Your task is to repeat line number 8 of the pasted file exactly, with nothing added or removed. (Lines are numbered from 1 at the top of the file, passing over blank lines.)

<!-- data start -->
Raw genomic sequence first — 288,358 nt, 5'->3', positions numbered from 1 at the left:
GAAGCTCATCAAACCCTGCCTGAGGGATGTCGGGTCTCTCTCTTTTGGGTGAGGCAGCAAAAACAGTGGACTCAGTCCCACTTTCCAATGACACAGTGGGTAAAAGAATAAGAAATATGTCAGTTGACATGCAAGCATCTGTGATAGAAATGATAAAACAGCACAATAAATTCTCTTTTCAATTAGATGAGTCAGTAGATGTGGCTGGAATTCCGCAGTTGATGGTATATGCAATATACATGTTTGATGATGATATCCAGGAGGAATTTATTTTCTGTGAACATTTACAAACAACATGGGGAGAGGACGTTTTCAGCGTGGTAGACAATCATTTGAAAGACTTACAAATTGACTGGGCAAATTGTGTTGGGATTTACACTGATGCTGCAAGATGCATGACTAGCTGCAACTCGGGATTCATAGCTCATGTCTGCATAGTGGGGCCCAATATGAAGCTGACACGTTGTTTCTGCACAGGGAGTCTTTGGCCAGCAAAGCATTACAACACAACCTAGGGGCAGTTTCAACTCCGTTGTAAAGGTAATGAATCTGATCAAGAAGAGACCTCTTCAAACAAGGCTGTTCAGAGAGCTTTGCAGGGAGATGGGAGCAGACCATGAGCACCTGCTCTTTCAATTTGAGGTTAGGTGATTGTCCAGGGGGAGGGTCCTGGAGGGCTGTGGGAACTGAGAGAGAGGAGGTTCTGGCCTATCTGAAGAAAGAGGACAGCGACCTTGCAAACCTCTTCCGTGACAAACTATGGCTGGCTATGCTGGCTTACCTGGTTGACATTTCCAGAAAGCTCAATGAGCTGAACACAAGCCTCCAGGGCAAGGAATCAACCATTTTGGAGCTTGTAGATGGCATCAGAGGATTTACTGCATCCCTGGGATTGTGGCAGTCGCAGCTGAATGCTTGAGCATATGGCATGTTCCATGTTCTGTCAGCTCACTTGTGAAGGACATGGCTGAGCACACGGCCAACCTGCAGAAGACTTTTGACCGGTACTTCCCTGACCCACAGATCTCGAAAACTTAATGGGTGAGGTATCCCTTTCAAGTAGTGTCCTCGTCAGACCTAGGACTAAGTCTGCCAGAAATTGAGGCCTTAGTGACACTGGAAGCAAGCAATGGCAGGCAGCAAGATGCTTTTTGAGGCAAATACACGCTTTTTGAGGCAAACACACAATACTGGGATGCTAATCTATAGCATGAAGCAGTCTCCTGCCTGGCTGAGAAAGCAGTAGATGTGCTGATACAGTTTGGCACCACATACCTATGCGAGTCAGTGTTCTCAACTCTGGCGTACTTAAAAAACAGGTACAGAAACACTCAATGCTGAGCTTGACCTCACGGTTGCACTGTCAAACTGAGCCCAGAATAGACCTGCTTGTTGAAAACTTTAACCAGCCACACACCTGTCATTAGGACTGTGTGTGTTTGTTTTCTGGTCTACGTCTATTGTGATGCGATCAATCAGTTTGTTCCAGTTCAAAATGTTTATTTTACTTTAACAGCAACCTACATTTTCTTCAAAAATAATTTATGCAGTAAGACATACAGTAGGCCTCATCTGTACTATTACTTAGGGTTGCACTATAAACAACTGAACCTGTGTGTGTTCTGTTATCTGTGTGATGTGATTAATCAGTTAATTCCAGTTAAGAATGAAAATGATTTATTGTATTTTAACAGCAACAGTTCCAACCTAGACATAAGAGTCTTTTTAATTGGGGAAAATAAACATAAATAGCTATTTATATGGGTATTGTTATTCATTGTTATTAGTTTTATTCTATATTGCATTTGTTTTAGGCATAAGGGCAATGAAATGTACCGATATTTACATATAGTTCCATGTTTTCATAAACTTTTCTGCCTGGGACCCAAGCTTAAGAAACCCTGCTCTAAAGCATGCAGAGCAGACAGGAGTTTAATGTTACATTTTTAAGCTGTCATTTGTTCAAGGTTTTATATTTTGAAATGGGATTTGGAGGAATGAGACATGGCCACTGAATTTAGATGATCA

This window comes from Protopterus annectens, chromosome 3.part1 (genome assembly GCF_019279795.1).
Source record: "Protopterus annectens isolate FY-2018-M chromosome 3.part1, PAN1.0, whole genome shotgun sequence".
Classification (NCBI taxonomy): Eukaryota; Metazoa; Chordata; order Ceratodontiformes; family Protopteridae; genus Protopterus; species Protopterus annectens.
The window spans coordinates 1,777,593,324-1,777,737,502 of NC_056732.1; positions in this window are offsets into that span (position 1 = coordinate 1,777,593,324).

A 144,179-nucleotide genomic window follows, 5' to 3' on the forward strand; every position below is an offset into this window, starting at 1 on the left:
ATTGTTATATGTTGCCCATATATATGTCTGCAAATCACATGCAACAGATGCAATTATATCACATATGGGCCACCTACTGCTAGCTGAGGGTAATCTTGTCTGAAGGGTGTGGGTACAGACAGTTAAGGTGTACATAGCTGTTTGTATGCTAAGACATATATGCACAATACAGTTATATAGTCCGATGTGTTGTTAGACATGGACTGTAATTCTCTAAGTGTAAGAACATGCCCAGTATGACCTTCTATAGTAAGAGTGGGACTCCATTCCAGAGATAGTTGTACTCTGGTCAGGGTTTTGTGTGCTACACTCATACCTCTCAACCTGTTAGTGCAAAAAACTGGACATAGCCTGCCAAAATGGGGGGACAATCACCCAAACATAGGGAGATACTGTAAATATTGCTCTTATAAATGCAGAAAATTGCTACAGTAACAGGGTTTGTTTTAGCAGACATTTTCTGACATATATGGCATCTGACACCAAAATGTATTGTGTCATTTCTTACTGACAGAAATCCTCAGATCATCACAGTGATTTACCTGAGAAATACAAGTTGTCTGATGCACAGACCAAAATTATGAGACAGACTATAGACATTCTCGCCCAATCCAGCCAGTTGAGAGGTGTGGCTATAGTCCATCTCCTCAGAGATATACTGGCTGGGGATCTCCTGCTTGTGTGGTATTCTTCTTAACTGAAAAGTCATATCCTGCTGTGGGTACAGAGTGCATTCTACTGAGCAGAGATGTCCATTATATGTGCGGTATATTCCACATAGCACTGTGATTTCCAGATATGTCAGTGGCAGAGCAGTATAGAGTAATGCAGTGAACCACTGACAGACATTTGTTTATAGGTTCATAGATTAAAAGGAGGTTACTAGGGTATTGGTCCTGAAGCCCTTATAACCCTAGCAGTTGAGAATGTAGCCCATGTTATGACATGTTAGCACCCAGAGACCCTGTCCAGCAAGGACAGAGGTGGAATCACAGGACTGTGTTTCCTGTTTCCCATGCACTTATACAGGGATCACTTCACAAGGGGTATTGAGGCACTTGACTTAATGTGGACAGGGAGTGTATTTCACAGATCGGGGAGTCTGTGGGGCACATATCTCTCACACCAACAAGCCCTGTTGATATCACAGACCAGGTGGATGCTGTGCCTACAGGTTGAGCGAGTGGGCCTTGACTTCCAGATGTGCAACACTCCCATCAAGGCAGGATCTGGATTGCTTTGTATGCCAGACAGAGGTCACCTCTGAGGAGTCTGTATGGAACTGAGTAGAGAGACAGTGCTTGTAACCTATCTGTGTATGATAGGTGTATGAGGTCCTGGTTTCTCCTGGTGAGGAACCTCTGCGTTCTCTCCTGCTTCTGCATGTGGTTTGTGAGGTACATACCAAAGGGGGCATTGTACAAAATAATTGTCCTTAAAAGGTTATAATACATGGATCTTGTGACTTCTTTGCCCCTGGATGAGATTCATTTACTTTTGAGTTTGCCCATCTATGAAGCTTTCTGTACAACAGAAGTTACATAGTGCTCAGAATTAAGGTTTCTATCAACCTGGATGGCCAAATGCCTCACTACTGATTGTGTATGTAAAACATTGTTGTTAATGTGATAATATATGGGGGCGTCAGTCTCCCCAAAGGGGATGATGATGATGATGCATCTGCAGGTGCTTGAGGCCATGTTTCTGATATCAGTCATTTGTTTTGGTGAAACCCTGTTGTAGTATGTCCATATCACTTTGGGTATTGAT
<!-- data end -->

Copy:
ATTGTTATATGTTGCCCATATATATGTCTGCAAATCACATGCAACAGATGCAATTATATCACATATGGGCCACCTACTGCTAGCTGAGGGTAATCTTGTCTGAAGGGTGTGGGTACAGACAGTTAAGGTGTACATAGCTGTTTGTATGCTAAGACATATATGCACAATACAGTTATATAGTCCGATGTGTTGTTAGACATGGACTGTAATTCTCTAAGTGTAAGAACATGCCCAGTATGACCTTCTATAGTAAGAGTGGGACTCCATTCCAGAGATAGTTGTACTCTGGTCAGGGTTTTGTGTGCTACACTCATACCTCTCAACCTGTTAGTGCAAAAAACTGGACATAGCCTGCCAAAATGGGGGGACAATCACCCAAACATAGGGAGATACTGTAAATATTGCTCTTATAAATGCAGAAAATTGCTACAGTAACAGGGTTTGTTTTAGCAGACATTTTCTGACATATATGGCATCTGACACCAAAATGTATTGTGTCATTTCTTACTGACAGAAATCCTCAGATCATCACAGTGATTTACCTGAGAAATACAAGTTGTCTGATGCACAGACCAAAATTATGAGACAGACTATAGACATTCTCGCCCAATCCAGCCAGTTGAGAGGTGTGGCTATAGTCCATCTCCTCAGAGATATACTGGCTGGGGATCTCCTGCTTGTGTGGTATTCTTCTTAACTGAAAAGTCATATCCTGCTGTGGGTACAGAGTGCATTCTACTGAGCAGAGATGTCCATTATATGTGCGGTATATTCCACATAGCACTGTGATTTCCAGATATGTCAGTGGCAGAGCAGTATAGAGTAATGCAGTGAACCACTGACAGACATTTGTTTATAGGTTCATAGATTAAAAGGAGGTTACTAGGGTATTGGTCCTGAAGCCCTTATAACCCTAGCAGTTGAGAATGTAGCCCATGTTATGACATGTTAGCACCCAGAGACCCTGTCCAGCAAGGACAGAGGTGGAATCACAGGACTGTGTTTCCTGTTTCCCATGCACTTATACAGGGATCACTTCACAAGGGGTATTGAGGCACTTGACTTAATGTGGACAGGGAGTGTATTTCACAGATCGGGGAGTCTGTGGGGCACATATCTCTCACACCAACAAGCCCTGTTGATATCACAGACCAGGTGGATGCTGTGCCTACAGGTTGAGCGAGTGGGCCTTGACTTCCAGATGTGCAACACTCCCATCAAGGCAGGATCTGGATTGCTTTGTATGCCAGACAGAGGTCACCTCTGAGGAGTCTGTATGGAACTGAGTAGAGAGACAGTGCTTGTAACCTATCTGTGTATGATAGGTGTATGAGGTCCTGGTTTCTCCTGGTGAGGAACCTCTGCGTTCTCTCCTGCTTCTGCATGTGGTTTGTGAGGTACATACCAAAGGGGGCATTGTACAAAATAATTGTCCTTAAAAGGTTATAATACATGGATCTTGTGACTTCTTTGCCCCTGGATGAGATTCATTTACTTTTGAGTTTGCCCATCTATGAAGCTTTCTGTACAACAGAAGTTACATAGTGCTCAGAATTAAGGTTTCTATCAACCTGGATGGCCAAATGCCTCACTACTGATTGTGTATGTAAAACATTGTTGTTAATGTGATAATATATGGGGGCGTCAGTCTCCCCAAAGGGGATGATGATGATGATGCATCTGCAGGTGCTTGAGGCCATGTTTCTGATATCAGTCATTTGTTTTGGTGAAACCCTGTTGTAGTATGTCCATATCACTTTGGGTATTGAT